Now the computer Watson swears
Just too funny (although it raises an interesting question: how do we learn the entire corpus of language while learning to avoid language that is inappropriate for different social situations?) [PS: Apologies for the censorship below – the language can be found in the original article, but I didn’t think it was appropriate here]:
The scientific test to gauge if a computer can “think” is surprisingly simple: Can it engage in small talk? The so-called Turing test says a computer capable of carrying on a natural conversation without giving itself away can be considered intelligent. So far, no machine has made the cut.
Eric Brown, a research scientist with IBM, is charged with changing that. The 45-year-old is the brains behind Watson, the supercomputer that pummeled human opponents on Jeopardy in 2011. The biggest difficulty for Brown, as tutor to a machine, hasn’t been making Watson know more but making it understand subtlety, especially slang. “As humans, we don’t realize just how ambiguous our communication is,” he says.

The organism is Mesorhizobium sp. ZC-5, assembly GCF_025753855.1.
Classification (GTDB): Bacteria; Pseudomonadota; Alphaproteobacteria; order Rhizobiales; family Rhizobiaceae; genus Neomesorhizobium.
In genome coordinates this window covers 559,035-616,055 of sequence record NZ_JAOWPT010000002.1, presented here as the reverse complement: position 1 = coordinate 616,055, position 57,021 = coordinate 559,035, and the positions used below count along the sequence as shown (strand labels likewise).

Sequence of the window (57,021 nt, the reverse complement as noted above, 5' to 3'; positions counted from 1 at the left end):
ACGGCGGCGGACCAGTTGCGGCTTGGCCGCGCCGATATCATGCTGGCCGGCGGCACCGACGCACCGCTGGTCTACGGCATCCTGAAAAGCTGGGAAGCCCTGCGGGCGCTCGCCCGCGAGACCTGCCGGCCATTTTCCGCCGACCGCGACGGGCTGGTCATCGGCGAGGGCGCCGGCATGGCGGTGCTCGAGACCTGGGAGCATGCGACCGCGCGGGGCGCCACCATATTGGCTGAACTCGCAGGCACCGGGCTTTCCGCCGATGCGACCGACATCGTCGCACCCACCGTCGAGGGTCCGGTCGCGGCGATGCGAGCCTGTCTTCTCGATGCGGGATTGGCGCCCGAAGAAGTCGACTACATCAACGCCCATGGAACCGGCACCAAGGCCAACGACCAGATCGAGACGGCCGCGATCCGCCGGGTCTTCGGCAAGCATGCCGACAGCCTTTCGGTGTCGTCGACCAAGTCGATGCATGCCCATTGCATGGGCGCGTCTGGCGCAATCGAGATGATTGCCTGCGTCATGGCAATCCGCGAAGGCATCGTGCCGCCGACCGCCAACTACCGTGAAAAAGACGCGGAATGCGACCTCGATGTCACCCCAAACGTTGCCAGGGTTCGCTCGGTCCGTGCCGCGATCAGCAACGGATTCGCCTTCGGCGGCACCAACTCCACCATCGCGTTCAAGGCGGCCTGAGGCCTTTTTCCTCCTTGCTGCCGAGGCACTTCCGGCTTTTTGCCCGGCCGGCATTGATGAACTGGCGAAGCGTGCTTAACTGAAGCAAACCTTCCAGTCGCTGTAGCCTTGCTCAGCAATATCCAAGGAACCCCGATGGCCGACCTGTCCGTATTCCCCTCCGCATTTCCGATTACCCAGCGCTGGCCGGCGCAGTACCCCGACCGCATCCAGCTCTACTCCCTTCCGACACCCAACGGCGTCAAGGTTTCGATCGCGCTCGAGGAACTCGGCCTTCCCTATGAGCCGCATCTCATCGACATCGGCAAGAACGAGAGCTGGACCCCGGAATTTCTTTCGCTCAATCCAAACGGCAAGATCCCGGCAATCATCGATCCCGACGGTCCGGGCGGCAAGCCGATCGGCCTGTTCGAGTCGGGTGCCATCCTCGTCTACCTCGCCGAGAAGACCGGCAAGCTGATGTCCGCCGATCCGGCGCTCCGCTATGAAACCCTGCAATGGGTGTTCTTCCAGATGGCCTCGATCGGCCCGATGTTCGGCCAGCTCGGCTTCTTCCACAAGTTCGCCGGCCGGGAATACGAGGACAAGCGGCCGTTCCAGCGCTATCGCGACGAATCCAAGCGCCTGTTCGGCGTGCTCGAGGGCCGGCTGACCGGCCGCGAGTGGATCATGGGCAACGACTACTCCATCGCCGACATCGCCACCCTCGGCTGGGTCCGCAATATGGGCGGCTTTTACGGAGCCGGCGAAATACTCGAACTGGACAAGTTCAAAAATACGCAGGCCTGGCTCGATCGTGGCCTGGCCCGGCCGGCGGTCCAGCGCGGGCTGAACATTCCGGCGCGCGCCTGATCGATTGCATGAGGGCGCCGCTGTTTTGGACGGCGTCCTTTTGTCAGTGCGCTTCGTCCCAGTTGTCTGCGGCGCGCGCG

Case in point: Two years ago, Brown attempted to teach Watson the Urban Dictionary. The popular website contains definitions for terms ranging from Internet abbreviations like […], short for “[…],” to slang such as “[…].”
But Watson couldn’t distinguish between polite language and profanity – which the Urban Dictionary is full of. Watson picked up some bad habits from reading Wikipedia as well. In tests it even used the word “[…]” in an answer to a researcher’s query.
Ultimately, Brown’s 35-person team developed a filter to keep Watson from swearing and scraped the Urban Dictionary from its memory. But the trial proves just how thorny it will be to get artificial intelligence to communicate naturally. Brown is now training Watson as a diagnostic tool for hospitals. No knowledge of […] required.